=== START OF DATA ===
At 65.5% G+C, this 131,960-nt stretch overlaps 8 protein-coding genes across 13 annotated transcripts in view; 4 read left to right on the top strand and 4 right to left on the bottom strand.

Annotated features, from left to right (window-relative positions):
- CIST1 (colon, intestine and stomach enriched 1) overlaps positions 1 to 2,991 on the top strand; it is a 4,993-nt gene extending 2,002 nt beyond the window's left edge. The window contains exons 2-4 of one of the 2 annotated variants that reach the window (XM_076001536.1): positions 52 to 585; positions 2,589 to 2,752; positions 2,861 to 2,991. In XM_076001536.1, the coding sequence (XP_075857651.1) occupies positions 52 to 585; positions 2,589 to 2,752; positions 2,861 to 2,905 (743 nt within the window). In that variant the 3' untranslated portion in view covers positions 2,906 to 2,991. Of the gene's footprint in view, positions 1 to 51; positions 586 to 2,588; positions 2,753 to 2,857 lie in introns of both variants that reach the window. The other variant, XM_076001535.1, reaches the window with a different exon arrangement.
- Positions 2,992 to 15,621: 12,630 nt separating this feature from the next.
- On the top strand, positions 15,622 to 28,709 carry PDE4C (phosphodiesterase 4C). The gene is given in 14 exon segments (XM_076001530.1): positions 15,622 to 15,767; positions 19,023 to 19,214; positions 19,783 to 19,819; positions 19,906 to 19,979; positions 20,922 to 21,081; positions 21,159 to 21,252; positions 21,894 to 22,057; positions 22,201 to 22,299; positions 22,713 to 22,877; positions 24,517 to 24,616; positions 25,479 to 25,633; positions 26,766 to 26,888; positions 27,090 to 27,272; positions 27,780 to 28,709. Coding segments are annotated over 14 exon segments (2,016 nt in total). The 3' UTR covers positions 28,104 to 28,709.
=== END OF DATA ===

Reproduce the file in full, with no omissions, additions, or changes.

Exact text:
At 65.5% G+C, this 131,960-nt stretch overlaps 8 protein-coding genes across 13 annotated transcripts in view; 4 read left to right on the top strand and 4 right to left on the bottom strand.

Annotated features, from left to right (window-relative positions):
- CIST1 (colon, intestine and stomach enriched 1) overlaps positions 1 to 2,991 on the top strand; it is a 4,993-nt gene extending 2,002 nt beyond the window's left edge. The window contains exons 2-4 of one of the 2 annotated variants that reach the window (XM_076001536.1): positions 52 to 585; positions 2,589 to 2,752; positions 2,861 to 2,991. In XM_076001536.1, the coding sequence (XP_075857651.1) occupies positions 52 to 585; positions 2,589 to 2,752; positions 2,861 to 2,905 (743 nt within the window). In that variant the 3' untranslated portion in view covers positions 2,906 to 2,991. Of the gene's footprint in view, positions 1 to 51; positions 586 to 2,588; positions 2,753 to 2,857 lie in introns of both variants that reach the window. The other variant, XM_076001535.1, reaches the window with a different exon arrangement.
- Positions 2,992 to 15,621: 12,630 nt separating this feature from the next.
- On the top strand, positions 15,622 to 28,709 carry PDE4C (phosphodiesterase 4C). The gene is given in 14 exon segments (XM_076001530.1): positions 15,622 to 15,767; positions 19,023 to 19,214; positions 19,783 to 19,819; positions 19,906 to 19,979; positions 20,922 to 21,081; positions 21,159 to 21,252; positions 21,894 to 22,057; positions 22,201 to 22,299; positions 22,713 to 22,877; positions 24,517 to 24,616; positions 25,479 to 25,633; positions 26,766 to 26,888; positions 27,090 to 27,272; positions 27,780 to 28,709. Coding segments are annotated over 14 exon segments (2,016 nt in total). The 3' UTR covers positions 28,104 to 28,709.